It's not completely unreasonable for those who recognise the harms of faith schools to think that it would be easier to focus on simply mitigating these harms, or that abolishing faith schools is too difficult in the short-term. Which is why we advocate a realistic gradualist policy that begins with stopping new faith schools and addressing the most discriminatory aspects.
Discrimination was part of the historic justification for denominational schools in Scotland. Sectarianism was severe and ordinary Catholics faced discrimination, with some supposedly non-denominational schools even refusing to teach or employ Catholics. But such ugly practices have no comparison today. In most areas of public life we now accept that tolerance rather than separationism is the path to cohesion and equality.
Some defenders of faith schools in Scotland suggest their critics are laying the blame for sectarianism purely on denominational Catholic schools. But this is a strawman. Any reasonable person would accept that schooling is only part of the problem and where non-denominational schools have failed to live up to this status, or have themselves practiced sectarianism or discrimination, they are just as much to blame. But it is undeniable that separate schools entrench sectarian division.
And Scottish Catholics are not the only historically persecuted minority group in the UK where leaders have argued for separate schools. There have been calls for more Islamic denominational schools in Scotland, and last month the dean of Westminster called for investment in more of them in England. A recent report into education in Northern Ireland and the dominance of Bible instruction in RE argued that "it is not inconceivable that minority religious groups may wish to form their own schools at some stage over the next few years".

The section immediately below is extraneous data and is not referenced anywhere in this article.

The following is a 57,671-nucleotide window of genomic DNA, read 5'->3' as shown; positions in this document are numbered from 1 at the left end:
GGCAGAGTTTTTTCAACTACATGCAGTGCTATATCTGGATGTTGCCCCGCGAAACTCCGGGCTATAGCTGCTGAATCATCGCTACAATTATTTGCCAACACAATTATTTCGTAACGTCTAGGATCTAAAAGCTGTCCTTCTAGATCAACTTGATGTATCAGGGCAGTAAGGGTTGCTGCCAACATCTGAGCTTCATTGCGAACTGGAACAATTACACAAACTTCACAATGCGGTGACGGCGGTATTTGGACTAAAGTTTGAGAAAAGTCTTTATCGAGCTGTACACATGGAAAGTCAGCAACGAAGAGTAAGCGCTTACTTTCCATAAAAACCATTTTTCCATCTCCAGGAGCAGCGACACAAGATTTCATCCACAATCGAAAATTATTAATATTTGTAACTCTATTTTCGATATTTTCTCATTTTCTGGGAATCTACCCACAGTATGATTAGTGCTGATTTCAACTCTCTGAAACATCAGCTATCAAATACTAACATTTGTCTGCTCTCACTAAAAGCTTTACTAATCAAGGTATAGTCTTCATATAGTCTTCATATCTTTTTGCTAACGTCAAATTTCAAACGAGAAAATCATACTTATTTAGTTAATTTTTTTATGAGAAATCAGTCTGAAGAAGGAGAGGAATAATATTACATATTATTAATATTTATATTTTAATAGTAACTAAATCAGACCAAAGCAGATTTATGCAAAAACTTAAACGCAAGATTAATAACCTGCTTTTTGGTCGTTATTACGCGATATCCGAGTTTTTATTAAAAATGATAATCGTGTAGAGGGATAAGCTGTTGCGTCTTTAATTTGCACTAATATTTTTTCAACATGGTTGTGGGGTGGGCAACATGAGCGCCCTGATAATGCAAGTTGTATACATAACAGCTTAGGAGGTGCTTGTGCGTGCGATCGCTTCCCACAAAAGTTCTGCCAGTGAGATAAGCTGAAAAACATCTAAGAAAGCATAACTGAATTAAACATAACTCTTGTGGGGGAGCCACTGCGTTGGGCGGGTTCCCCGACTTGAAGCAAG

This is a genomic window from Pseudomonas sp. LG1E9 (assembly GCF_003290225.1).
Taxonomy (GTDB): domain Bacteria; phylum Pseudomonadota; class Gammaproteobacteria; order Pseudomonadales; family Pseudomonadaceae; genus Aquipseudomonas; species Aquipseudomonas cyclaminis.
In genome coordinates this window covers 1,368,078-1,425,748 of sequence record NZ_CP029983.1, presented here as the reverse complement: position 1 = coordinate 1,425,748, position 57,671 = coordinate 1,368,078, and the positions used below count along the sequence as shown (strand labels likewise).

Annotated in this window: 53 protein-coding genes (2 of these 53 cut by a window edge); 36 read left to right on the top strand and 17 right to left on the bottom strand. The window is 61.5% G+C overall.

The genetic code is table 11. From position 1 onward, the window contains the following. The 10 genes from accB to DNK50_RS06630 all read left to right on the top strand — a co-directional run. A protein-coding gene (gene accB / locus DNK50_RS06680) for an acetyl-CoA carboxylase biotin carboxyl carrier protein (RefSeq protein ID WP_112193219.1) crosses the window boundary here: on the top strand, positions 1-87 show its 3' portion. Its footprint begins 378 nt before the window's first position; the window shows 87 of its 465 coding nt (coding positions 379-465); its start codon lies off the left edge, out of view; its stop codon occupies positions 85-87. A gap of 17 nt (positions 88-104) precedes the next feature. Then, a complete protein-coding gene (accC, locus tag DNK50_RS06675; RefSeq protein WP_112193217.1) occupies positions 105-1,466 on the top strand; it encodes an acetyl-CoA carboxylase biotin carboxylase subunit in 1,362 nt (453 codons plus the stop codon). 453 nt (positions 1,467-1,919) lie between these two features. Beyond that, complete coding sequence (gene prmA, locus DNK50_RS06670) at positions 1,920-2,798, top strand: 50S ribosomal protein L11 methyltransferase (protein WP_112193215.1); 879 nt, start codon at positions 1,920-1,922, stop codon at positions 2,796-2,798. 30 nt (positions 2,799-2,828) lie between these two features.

While we could understand such wishes given the Christian dominance and sectarian division in NI schools, not every wish is reasonable. The creation of minority faith schools would undermine moves towards integrated education and entrench division. Such arguments are not restricted to religion. In 2015 there was some debate over whether an LGBT school would be a good idea in the face of homophobic bullying or lead to further marginalisation.
So even if we recognise the important historic organising role that religious institutions have played in the development of state education in Scotland, and across the UK, we can argue the time has come to move beyond denominational faith schools. Tom Wood had "no doubt" that "provision for separate Roman Catholic education as enshrined by The Education (Scotland) Act 1918, was a good idea 100 years ago". Whether we agree with him or not, we all need to join him in asking if it's "acceptable that in the 21st century, we emphasise differences by separating five-year-old children based on their parents' religion".
Scottish education has evolved significantly over the last century. Ending denominational schools should simply be the next step in that evolution.